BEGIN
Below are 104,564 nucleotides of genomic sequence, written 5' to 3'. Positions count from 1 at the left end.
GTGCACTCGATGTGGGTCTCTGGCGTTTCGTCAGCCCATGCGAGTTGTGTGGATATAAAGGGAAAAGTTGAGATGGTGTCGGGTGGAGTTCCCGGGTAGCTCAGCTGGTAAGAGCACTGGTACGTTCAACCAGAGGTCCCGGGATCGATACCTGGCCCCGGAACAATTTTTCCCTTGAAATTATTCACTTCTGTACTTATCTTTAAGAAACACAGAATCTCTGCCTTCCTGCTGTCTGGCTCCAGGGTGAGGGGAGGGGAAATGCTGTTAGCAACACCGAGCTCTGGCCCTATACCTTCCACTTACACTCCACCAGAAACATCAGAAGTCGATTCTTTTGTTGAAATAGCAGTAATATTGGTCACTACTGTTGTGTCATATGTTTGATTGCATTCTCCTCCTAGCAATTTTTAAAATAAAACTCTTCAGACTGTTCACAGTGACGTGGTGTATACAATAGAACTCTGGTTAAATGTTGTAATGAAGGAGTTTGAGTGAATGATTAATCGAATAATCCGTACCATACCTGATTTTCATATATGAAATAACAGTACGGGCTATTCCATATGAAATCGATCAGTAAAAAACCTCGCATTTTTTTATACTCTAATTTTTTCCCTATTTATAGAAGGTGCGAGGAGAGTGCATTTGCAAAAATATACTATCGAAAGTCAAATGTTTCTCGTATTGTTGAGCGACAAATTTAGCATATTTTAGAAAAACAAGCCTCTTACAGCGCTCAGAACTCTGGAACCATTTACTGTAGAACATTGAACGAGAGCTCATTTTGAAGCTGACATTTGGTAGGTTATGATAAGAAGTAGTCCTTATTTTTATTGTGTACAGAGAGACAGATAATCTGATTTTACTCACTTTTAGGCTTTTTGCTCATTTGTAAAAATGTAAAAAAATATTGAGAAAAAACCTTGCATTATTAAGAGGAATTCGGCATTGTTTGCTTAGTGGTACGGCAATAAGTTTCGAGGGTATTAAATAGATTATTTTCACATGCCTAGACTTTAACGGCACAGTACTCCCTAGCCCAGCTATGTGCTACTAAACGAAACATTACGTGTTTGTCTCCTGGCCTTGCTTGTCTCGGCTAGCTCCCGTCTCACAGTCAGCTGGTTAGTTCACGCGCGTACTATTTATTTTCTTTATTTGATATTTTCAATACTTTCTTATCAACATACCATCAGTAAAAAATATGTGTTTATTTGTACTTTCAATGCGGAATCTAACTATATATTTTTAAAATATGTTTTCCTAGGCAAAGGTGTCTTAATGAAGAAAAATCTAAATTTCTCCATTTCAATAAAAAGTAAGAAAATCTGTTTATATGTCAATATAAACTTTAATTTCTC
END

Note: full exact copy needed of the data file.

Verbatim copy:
Below are 104,564 nucleotides of genomic sequence, written 5' to 3'. Positions count from 1 at the left end.
GTGCACTCGATGTGGGTCTCTGGCGTTTCGTCAGCCCATGCGAGTTGTGTGGATATAAAGGGAAAAGTTGAGATGGTGTCGGGTGGAGTTCCCGGGTAGCTCAGCTGGTAAGAGCACTGGTACGTTCAACCAGAGGTCCCGGGATCGATACCTGGCCCCGGAACAATTTTTCCCTTGAAATTATTCACTTCTGTACTTATCTTTAAGAAACACAGAATCTCTGCCTTCCTGCTGTCTGGCTCCAGGGTGAGGGGAGGGGAAATGCTGTTAGCAACACCGAGCTCTGGCCCTATACCTTCCACTTACACTCCACCAGAAACATCAGAAGTCGATTCTTTTGTTGAAATAGCAGTAATATTGGTCACTACTGTTGTGTCATATGTTTGATTGCATTCTCCTCCTAGCAATTTTTAAAATAAAACTCTTCAGACTGTTCACAGTGACGTGGTGTATACAATAGAACTCTGGTTAAATGTTGTAATGAAGGAGTTTGAGTGAATGATTAATCGAATAATCCGTACCATACCTGATTTTCATATATGAAATAACAGTACGGGCTATTCCATATGAAATCGATCAGTAAAAAACCTCGCATTTTTTTATACTCTAATTTTTTCCCTATTTATAGAAGGTGCGAGGAGAGTGCATTTGCAAAAATATACTATCGAAAGTCAAATGTTTCTCGTATTGTTGAGCGACAAATTTAGCATATTTTAGAAAAACAAGCCTCTTACAGCGCTCAGAACTCTGGAACCATTTACTGTAGAACATTGAACGAGAGCTCATTTTGAAGCTGACATTTGGTAGGTTATGATAAGAAGTAGTCCTTATTTTTATTGTGTACAGAGAGACAGATAATCTGATTTTACTCACTTTTAGGCTTTTTGCTCATTTGTAAAAATGTAAAAAAATATTGAGAAAAAACCTTGCATTATTAAGAGGAATTCGGCATTGTTTGCTTAGTGGTACGGCAATAAGTTTCGAGGGTATTAAATAGATTATTTTCACATGCCTAGACTTTAACGGCACAGTACTCCCTAGCCCAGCTATGTGCTACTAAACGAAACATTACGTGTTTGTCTCCTGGCCTTGCTTGTCTCGGCTAGCTCCCGTCTCACAGTCAGCTGGTTAGTTCACGCGCGTACTATTTATTTTCTTTATTTGATATTTTCAATACTTTCTTATCAACATACCATCAGTAAAAAATATGTGTTTATTTGTACTTTCAATGCGGAATCTAACTATATATTTTTAAAATATGTTTTCCTAGGCAAAGGTGTCTTAATGAAGAAAAATCTAAATTTCTCCATTTCAATAAAAAGTAAGAAAATCTGTTTATATGTCAATATAAACTTTAATTTCTC